Educause Security Discussion
mailing list archives
Re: Pre Production System Accreditation
From: Dan Johnson <djj4 () UWM EDU>
Date: Wed, 5 Sep 2007 15:40:12 -0500
You are correct, there is no such thing as a 'perfectly' secure system and
eventually, (here comes that ROI that Jim mentioned...) the return does not
match the cost.
As well, there has been a lot of FUD going around about security.
Unfortunately, in my haste, I have added to the FUD with 'perfect' security!
As to the level of security needed... um, does that mean I have to take my
home computer down a few levels from the top level DoD specifications as
outlined by NIST? Man, all that work... ;o)
(In all, very valid points!)
IS Comprehensive Services Senior
University of Wisconsin-Milwaukee
PO Box 469
Mellencamp Hall, Room B60
Milwaukee, WI 53201
"The stupid neither forgive nor forget; the naive forgive and forget; the
wise forgive but do not forget."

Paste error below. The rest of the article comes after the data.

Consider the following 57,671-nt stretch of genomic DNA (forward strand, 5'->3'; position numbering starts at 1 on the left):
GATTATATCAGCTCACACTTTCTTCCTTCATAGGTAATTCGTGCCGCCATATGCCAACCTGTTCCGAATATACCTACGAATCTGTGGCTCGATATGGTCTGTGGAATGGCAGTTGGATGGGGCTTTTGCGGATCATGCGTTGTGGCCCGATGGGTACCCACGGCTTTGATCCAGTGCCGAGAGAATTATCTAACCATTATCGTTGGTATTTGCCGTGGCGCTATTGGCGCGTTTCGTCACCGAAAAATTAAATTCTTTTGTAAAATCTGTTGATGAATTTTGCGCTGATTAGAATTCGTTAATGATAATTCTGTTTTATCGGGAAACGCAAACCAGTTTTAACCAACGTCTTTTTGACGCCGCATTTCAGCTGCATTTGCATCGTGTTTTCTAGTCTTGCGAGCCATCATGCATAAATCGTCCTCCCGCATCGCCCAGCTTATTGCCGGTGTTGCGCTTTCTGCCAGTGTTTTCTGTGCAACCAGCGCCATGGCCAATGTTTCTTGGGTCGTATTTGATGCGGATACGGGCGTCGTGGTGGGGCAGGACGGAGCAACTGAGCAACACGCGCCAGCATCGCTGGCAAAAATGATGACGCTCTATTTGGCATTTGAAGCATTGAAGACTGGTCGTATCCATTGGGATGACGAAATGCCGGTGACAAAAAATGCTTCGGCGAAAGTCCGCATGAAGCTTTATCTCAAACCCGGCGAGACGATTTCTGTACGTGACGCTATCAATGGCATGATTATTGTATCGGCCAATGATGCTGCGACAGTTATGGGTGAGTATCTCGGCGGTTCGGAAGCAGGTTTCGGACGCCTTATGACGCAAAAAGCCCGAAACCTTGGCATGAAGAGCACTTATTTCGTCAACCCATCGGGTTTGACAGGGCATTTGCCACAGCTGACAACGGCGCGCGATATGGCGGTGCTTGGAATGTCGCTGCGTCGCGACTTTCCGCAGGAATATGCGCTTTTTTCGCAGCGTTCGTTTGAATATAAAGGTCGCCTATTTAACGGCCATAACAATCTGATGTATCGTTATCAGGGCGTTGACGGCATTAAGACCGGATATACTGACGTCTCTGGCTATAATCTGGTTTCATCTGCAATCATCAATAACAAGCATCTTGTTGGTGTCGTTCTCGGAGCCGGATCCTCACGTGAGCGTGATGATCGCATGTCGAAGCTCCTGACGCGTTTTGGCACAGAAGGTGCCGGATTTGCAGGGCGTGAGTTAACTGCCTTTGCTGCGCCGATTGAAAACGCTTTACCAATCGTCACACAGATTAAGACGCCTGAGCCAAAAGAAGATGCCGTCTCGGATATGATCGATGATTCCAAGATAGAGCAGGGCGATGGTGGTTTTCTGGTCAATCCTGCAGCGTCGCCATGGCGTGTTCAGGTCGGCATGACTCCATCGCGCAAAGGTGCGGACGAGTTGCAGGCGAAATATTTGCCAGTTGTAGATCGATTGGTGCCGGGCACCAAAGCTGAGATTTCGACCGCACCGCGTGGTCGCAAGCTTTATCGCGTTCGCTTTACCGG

Thomas Szasz, The Second Sin (1973) "Personal Conduct"
From: Valdis Kletnieks [mailto:Valdis.Kletnieks () VT EDU]
Sent: Wednesday, September 05, 2007 1:43 PM
To: SECURITY () LISTSERV EDUCAUSE EDU
Subject: Re: [SECURITY] Pre Production System Accreditation
On Wed, 05 Sep 2007 12:35:14 CDT, Dan Johnson said:
Instead of adding more to the long message that this has become... the
axiom provided is completely true. As security professionals, we all
need to strive for the perfection of secure systems.
Erm. No. We don't want a perfectly secure system. We want an
*appropriately* secure system. At some point, the costs of better security
outweigh the benefits.
And the sysadmins actually realize it at a gut level, even if they can't
spell it out - that's why they tend to say "here comes the security geek
with a bunch of silly rules and dumb restrictions". Because quite often,
they *know* that some of the requirements don't make much difference in
Of course, deciding what a "sufficiently high" level of security should be
for a given system is a whole *different* can of worms.. ;)
- Re: Pre Production System Accreditation, (continued)